How to cope: turn on, tune in, drop out

Hopefully the ex-hippies will forgive the co-opting of this phrase, but it has legs for our current situation. In terms of technology usage, quelling feelings of anxiety, and maintaining our mental health, it’s all about introspection, evaluation, and choices.

For the vast majority of us, simply abandoning technology is not the answer. We’d be out of work and isolated from human contact for an indeterminate amount of time.  Instead, we each need to figure out what balance looks like for ourselves.

Step one: turn on

Are you overwhelmed by the constant bombardment of all news and updates? Or is the anxiety topically specific? Maybe it’s not even the news itself, but the way it’s presented? Take stock of what triggers exist in your digital world. Similarly, ask yourself: What channels, forums, or people provide comfort?

Pinpoint precisely where your anxiety (or sense of calm) originates from. What topics give you that impending sense of panic? If the volatile swings of the economy get your heart racing, then maybe now is the time to (temporarily) stop checking the stock market.

Does the fear of not knowing some piece of valuable information leave you perpetually scrolling? Do you then feel compelled to try and read everything ... which in turn makes you feel overwhelmed and out of control when faced with conditions you can’t alter? Determine the type of information you’re actually seeking, and keep in mind that no one is responsible for knowing everything, everywhere, from everyone.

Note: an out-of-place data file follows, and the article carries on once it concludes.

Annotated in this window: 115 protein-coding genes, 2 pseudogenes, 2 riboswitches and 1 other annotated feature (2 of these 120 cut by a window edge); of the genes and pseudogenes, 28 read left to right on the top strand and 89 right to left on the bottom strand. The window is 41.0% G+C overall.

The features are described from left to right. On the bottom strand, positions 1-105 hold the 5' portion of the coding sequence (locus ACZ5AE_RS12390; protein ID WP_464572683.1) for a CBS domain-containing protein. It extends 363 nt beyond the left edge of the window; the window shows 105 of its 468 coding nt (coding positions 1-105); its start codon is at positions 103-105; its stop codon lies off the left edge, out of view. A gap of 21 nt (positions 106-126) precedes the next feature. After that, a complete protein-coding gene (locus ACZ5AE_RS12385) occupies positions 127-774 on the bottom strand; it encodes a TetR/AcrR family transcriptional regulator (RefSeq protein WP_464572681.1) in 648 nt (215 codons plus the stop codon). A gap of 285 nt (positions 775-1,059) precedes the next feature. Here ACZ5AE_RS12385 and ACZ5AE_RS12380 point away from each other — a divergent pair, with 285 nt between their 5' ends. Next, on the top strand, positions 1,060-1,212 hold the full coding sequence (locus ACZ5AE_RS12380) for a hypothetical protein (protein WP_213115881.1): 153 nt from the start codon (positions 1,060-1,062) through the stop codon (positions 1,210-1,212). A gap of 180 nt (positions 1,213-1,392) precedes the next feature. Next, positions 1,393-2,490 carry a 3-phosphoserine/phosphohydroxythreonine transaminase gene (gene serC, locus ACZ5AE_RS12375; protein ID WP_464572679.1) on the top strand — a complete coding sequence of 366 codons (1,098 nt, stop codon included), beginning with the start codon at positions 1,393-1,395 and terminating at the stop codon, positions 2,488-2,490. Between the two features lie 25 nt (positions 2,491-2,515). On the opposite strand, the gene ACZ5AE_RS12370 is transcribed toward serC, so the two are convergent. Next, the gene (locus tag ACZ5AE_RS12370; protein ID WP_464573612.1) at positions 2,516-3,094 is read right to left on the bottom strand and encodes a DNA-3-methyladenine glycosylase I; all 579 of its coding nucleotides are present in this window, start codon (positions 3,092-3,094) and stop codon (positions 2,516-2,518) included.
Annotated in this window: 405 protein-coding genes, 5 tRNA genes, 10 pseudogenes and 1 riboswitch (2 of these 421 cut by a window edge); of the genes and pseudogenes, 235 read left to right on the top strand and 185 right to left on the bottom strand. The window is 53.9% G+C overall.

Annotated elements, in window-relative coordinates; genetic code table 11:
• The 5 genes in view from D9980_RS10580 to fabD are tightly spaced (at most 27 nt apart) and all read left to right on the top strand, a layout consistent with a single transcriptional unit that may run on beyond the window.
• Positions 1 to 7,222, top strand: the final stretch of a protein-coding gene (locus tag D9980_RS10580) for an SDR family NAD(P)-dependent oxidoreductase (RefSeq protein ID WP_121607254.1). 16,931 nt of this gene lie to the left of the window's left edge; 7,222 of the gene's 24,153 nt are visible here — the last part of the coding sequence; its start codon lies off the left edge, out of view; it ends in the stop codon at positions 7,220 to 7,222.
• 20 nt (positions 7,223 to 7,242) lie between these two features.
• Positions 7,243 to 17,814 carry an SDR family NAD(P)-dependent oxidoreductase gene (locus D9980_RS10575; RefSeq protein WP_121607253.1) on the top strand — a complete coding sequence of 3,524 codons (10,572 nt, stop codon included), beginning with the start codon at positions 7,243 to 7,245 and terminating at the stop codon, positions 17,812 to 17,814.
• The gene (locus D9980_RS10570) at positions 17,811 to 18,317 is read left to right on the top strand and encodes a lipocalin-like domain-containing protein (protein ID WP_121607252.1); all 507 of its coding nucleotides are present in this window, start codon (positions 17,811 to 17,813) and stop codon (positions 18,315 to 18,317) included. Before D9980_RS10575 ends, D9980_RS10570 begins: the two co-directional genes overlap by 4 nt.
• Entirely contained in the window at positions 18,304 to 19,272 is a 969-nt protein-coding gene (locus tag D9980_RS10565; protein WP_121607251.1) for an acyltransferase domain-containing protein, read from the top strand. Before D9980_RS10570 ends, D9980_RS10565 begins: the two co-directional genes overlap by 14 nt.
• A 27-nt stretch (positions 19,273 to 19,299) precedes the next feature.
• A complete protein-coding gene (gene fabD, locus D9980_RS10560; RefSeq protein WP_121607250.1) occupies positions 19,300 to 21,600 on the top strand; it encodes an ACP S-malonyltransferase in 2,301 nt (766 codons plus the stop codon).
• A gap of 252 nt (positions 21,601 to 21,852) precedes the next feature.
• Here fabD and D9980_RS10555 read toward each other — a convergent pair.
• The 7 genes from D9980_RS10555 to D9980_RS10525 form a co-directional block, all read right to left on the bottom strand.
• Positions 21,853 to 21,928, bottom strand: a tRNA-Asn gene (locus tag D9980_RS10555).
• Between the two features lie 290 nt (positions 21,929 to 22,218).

Take time to examine the mediums through which you receive information. Anxiety can be triggered by the way in which you receive your information just as much as the content. When you scroll through news feeds and stories you give up a large amount of control in what information you’re confronted with, and how you can prepare yourself to digest it. Also, keep in mind that article headlines are written to get the most clicks and readers, meaning they have a built-in incentive to sensationalize. Think: Does listening to the news have the same impact on you as reading it?

Step two: tune In

Once you’ve done this informational audit, take time to figure out how to access what you want, and dampen those sources that cause undue anxiety.

What type of information do you find the most constructive and empowering? Is it the informative and global, or the action-based and local? Non-US news sites can provide a perspective that’s often absent from the partisanship of domestic journalism. Try seeking out in-depth, long-form pieces. You’ll gain depth of understanding and context, minus the reactionary tone that pervades the 24-hour, uncertainty cycle of news.